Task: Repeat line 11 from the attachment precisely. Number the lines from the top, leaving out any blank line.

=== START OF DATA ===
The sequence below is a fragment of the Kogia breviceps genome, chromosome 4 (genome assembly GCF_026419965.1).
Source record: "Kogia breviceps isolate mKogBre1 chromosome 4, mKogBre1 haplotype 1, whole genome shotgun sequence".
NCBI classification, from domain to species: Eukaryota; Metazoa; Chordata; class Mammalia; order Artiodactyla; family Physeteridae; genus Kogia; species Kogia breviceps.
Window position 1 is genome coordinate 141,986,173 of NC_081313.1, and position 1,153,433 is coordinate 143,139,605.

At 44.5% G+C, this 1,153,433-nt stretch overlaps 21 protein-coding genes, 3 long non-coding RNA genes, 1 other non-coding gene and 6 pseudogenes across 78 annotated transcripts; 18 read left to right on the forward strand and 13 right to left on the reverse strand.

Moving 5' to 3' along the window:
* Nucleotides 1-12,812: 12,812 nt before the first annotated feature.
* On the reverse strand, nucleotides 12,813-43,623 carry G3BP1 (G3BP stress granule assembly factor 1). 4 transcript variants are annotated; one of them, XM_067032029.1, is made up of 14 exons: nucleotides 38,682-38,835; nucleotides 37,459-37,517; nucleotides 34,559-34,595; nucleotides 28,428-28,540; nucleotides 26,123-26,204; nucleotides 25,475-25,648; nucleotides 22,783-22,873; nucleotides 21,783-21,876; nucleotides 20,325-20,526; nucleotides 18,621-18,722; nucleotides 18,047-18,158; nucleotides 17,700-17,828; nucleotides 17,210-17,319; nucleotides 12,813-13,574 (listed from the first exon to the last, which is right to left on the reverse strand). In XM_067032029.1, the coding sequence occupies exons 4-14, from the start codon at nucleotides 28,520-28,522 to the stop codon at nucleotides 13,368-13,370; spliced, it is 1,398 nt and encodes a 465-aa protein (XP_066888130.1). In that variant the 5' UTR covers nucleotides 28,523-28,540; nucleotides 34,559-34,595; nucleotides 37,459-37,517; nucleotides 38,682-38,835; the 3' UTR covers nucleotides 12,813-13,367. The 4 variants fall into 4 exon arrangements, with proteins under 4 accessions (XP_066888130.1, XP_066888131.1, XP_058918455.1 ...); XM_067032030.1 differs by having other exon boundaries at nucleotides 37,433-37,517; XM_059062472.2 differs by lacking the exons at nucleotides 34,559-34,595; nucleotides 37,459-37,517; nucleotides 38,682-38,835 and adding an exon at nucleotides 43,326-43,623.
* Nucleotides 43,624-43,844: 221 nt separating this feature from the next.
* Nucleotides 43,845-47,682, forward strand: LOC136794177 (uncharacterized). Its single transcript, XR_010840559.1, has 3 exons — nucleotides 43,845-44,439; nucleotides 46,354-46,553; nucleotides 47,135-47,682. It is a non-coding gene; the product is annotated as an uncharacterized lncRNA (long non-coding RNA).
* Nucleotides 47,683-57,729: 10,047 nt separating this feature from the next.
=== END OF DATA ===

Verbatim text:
* Nucleotides 47,683-57,729: 10,047 nt separating this feature from the next.